The pressure to be enough. To do enough. It is all too real. All the while knowing we are not enough we put ourselves up against the saintly moms/parents of the world. And we let it drag us down. We listen to those lies daily that create feelings of depression, failure, and what not. For some of us, if you are like me, they paralyze you. And you are so afraid of the shame you will feel if anyone else finds out who you really are. But we keep going. We keep stepping. Trying to maintain or at least create the perception that we are maintaining.

If you’re like me you battle lies daily. Some of mine look like this.

  • Your failures and temptations will keep you from raising your children to know Jesus.”
  • “You have nothing good to offer- not to your husband, to your children, or others. God can use others but what really can you do with ugly mess you carry around?”
  • “The kids are watching TV AGAIN? You are a lazy mother. Didn’t you see the pictures of Sarah on facebook teaching her kids how to grow a garden? You can’t even read a book to them before bedtime.”
  • “If they really only knew who you were. What you deal with. They would count you out.”

As I continued to read some of the articles this twitter account had posted, I noted they had some good things to say about how to deal with this feeling of inadequacy. But there is a source far greater that can speak to this issue that so many of us face.

The truth is friends that we by ourselves are inadequate. We are incomplete. We are a mess.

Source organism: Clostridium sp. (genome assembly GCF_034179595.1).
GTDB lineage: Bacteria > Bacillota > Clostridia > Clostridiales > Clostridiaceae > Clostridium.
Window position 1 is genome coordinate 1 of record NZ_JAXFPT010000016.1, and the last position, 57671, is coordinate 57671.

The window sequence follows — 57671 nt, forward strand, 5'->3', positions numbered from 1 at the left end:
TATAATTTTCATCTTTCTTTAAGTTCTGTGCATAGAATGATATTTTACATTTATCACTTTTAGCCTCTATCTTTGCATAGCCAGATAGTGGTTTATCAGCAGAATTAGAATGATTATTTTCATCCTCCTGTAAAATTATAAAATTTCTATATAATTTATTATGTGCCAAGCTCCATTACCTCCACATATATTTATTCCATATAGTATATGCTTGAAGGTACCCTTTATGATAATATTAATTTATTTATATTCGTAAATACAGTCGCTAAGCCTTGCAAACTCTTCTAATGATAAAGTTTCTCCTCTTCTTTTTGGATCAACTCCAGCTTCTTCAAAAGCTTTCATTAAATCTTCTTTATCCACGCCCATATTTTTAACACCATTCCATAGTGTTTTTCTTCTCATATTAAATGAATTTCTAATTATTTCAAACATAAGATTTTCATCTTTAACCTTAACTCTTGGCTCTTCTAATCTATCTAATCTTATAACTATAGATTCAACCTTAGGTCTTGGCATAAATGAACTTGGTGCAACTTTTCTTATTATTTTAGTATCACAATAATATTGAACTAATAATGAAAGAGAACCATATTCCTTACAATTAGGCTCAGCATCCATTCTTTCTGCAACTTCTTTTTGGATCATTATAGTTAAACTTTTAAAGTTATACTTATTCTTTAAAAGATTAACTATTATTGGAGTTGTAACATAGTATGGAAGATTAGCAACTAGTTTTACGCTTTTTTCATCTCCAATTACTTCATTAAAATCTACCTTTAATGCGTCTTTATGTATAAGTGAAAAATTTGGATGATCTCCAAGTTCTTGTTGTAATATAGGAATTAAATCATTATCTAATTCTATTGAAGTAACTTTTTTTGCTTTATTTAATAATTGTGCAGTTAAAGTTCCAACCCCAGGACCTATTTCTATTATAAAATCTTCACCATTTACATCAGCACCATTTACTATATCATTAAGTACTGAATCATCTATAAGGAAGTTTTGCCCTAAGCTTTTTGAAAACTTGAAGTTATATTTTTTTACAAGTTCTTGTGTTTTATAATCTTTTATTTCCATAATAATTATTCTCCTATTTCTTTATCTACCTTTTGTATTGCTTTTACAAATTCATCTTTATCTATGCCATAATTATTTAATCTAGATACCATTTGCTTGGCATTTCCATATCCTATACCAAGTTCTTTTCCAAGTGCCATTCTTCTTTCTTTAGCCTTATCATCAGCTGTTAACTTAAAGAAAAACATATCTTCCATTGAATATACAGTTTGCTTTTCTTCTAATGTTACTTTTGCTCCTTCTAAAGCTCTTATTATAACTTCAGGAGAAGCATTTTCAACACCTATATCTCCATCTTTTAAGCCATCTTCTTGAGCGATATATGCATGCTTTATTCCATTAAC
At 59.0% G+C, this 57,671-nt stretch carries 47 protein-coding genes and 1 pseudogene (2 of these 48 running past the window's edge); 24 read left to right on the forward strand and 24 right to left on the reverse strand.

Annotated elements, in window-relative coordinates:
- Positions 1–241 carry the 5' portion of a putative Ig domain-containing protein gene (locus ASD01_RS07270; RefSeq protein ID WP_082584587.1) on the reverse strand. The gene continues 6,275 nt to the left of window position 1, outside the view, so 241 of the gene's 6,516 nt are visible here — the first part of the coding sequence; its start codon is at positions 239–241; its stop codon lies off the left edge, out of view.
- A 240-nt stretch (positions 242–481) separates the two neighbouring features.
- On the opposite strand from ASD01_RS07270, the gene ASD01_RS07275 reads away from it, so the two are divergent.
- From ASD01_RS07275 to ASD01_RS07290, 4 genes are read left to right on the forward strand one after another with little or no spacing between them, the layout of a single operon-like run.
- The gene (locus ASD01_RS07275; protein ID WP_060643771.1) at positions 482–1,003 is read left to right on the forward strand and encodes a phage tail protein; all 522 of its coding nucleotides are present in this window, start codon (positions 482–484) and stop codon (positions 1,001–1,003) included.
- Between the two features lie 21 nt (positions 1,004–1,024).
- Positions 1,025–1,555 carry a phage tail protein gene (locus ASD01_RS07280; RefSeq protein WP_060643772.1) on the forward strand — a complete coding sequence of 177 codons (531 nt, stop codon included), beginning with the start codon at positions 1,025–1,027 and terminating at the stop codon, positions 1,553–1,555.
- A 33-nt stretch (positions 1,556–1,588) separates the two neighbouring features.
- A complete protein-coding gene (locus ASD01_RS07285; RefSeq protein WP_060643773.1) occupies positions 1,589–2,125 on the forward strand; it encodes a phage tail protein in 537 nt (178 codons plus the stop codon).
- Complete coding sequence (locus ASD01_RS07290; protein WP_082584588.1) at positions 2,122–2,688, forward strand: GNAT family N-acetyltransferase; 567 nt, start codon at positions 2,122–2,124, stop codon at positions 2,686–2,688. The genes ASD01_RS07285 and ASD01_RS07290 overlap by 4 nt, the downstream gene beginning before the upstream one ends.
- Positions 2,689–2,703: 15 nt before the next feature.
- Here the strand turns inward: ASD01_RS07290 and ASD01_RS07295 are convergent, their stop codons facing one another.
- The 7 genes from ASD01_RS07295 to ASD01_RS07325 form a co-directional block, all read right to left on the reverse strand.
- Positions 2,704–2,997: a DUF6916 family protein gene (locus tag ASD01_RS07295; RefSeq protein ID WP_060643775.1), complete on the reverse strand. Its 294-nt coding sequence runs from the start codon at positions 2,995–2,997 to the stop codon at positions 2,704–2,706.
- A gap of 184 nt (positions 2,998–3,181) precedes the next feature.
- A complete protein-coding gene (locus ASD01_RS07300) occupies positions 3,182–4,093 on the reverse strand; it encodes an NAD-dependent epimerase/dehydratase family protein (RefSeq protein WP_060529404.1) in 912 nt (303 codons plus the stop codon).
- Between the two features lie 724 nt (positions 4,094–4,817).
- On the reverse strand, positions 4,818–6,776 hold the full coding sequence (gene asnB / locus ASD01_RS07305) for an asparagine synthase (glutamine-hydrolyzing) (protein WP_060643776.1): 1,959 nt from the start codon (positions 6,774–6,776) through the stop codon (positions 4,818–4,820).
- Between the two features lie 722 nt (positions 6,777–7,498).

“All of us have become like one who is unclean,
and all our righteous acts are like filthy rags;
we all shrivel up like a leaf,
and like the wind our sins sweep us away.” (Isaiah 64:6)

Well doesn’t that make you just feel all better? No? Ah, but there is great news! God works the best in humility, in our weaknesses, he works in our mess.

“But he said to me, “My grace is sufficient for you, for my power is made perfect in weakness.” Therefore I will boast all the more gladly about my weaknesses, so that Christ’s power may rest on me. That is why, for Christ’s sake, I delight in weaknesses, in insults, in hardships, in persecutions, in difficulties. For when I am weak, then I am strong.” ( 2 Corinthians 12: 9,10)

Not only does He loves us where we are, His grace is evident in our reality, in our willingness to be transparent about our messes, about our imperfections. Hiding our sins, our missteps, because we are embarrassed or because we knew better than our mistakes, limits others access to seeing the light that He is in your life. And don’t we all so desperately need to see that light in one another? His work, your testimony matters to this community.

So my invitation to you friends, for all of us, is to bring our true selves with us to FMCparenting. Take off the cloak you wear that allows you to appear that you have everything together. Remove the mask that carries the pressure of being the perfect parent. Be beautifully you, transparently you, so that we can see the glory of God in your life and the great things that can be done exactly where you are at. As a parent, as a spouse, as you.

God Bless,

Ashley Kick

One Reply to “Imposter Syndrome”

  1. Thank you for this post, Ashley! Vulnerability with honesty and humility is beautiful and helpful. Just what we are seeking in the FMCparenting community.